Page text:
Currently reading: When Stirling Moss hit 246mph in a record-breaking MG
Britain’s top Formula 1 driver took a break from motorsport to drive the 300bhp, pill-shaped MG EX181

At the Beijing motor show, MG unwrapped an attention-grabbing new concept car in celebration of its centenary: an electric hypercar named the EXE181, with an ultra-low profile and a single, central seat.

But while it looked futuristic, it was directly inspired by a famous MG from 67 years ago, the EX181 (‘EX’ standing for ‘experimental’).

And to tell this story properly, we have to go even further back. In 1930, engineers and racers George Eyston and Ernest Eldridge conspired with MG founder Cecil Kimber to snatch top-speed records in the 750cc class from the Austin Seven, using a blower by Eyston’s Powerplus supercharger company, to score an invaluable marketing tool for both of them.

Autocar Archive: 128 years of magazines available online

The basis was MG’s new M-Type sports car, with its engine tripled to 60bhp and its body streamlined to create the EX120, or Magic Midget – and it indeed became the first 750cc car to surpass 100mph at France’s Montlhéry GP track.

Undeterred by a fiery crash that put him in hospital, Eyston set to work on the EX127, which was made yet more aerodynamic by way of a wind tunnel and had a lower driving position. It would extend the 750cc record to 120mph.

In 1934, Eyston set his sights on the 1100cc class record too, transforming an MG K-Type sports car into the EX135, nicknamed the Humbug for its cream-striped green livery. It hit 120mph.

A few years later, the EX135 was revised by legendary engineer Reid Railton, gaining a low, sleek, pill-shaped body, for a new attack by racing driver Goldie Gardner.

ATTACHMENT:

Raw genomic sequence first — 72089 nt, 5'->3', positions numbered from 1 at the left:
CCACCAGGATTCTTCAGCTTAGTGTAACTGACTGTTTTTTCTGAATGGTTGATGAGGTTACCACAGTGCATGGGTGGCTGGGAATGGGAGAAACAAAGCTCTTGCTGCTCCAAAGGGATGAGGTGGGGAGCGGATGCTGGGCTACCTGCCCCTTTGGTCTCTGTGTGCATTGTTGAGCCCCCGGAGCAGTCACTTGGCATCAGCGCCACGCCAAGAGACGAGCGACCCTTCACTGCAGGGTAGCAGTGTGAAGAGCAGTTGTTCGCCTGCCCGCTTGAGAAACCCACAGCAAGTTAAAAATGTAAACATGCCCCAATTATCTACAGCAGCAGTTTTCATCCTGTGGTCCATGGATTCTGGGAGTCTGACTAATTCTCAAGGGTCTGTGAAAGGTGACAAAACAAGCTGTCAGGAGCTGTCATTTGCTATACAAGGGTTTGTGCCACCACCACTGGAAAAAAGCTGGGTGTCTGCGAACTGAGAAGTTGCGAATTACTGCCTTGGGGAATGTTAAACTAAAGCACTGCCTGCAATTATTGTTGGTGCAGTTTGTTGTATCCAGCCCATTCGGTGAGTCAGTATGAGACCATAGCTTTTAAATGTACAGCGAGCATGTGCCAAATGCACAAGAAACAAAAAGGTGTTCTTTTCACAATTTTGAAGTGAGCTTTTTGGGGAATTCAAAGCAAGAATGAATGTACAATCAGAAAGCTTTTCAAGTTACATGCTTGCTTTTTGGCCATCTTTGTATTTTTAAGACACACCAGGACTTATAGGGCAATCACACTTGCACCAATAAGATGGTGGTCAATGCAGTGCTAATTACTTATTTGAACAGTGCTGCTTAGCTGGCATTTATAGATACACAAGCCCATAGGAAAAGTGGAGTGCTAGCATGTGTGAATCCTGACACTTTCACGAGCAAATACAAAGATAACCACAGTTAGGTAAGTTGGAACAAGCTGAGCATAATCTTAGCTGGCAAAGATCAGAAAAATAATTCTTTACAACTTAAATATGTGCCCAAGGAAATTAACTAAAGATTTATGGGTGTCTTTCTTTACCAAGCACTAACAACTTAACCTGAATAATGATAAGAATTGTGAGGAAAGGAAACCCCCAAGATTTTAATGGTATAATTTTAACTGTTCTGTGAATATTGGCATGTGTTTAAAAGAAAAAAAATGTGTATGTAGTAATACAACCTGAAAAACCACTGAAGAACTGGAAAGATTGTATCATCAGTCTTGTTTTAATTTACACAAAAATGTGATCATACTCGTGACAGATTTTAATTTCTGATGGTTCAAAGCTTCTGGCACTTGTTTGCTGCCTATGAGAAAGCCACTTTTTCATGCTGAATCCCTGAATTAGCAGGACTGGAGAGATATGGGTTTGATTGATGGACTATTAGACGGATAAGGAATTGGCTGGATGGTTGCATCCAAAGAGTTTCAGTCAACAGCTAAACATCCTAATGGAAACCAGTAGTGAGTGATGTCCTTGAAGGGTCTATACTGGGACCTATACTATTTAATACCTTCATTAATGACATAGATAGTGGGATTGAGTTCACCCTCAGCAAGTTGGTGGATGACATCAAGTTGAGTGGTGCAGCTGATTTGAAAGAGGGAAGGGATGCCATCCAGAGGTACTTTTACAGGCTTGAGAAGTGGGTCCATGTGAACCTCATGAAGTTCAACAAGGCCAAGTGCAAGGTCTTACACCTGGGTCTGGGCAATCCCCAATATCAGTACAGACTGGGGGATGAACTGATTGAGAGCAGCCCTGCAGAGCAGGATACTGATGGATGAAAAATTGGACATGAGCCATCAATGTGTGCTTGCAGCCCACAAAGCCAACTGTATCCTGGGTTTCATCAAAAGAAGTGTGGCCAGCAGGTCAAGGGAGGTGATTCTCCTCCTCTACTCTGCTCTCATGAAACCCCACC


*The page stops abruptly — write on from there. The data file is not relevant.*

Using a long, straight stretch of Germany’s unique autobahnen in May 1939, Gardner put the 1100cc and 1500cc records past 200mph.

This came just months after Eyston had broken the outright speed record in his own rocket-shaped, Rolls-Royce V12-engined Thunderbolt, taking it to 345mph.

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The EX135 proved very versatile, being revised many times after the war to eventually break the records in the 350cc, 500cc and 750cc categories as well.

Despite a lack of competition, MG still wasn’t satisfied, so in 1954 it cooked up the EX179, matching a pill-shaped body with an enhanced version of the 948cc A-series four-pot from the Morris Minor – and Eyston, now retired from driving, was put in charge of the project.

This ‘EX’ rather underwhelmed, though, so in 1957 MG decided to extend the 1500cc record that it had held since Gardner’s amazing 1939 run with a new car: the EX181.

MG’s investigations revealed a flattened torpedo shape would be ideal, angled slightly downward, and with the rear wheels much closer together than the fronts. Fins were fitted at the rear and the driver was to be put in a tiny bubble.

Thankfully for the MG team, Britain’s top Formula 1 driver, Stirling Moss, was only 5ft 7in – although he still had minimal room inside, with his feet almost touching the car’s nose, the steering rack against his legs and the engine directly behind his reclined seat. The design seemed to work in the wind tunnel: despite the frontal area being just 10% less than on the EX179, drag was 30% less.

Autocar Archive: 128 years of magazines available online

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That engine, by the way, was a dual-overhead-cam B-series four from MG’s new A sports car, using a Shorrock supercharger and 84%-methanol fuel to make 300bhp at 7300rpm. And hence the car was dubbed the Roaring Raindrop.

That August, it was shipped from MG’s Abingdon home out to Bonneville, while Moss flew in from Italy, right after winning the Pescara Grand Prix for Vanwall.

There were fears that rain would stop play, but on the final available afternoon, Moss slid into the MG and floored it. Minutes later, one George Eyston confirmed from the timing hut that it had hit 246mph, upping the record by 41mph.

Two years later, the EX181 would also bag the 2000cc record, hitting 255mph in the hands of Phil Hill. That would be MG’s final record attempt – or would it? If it’s an EV marketing tool they’re after…

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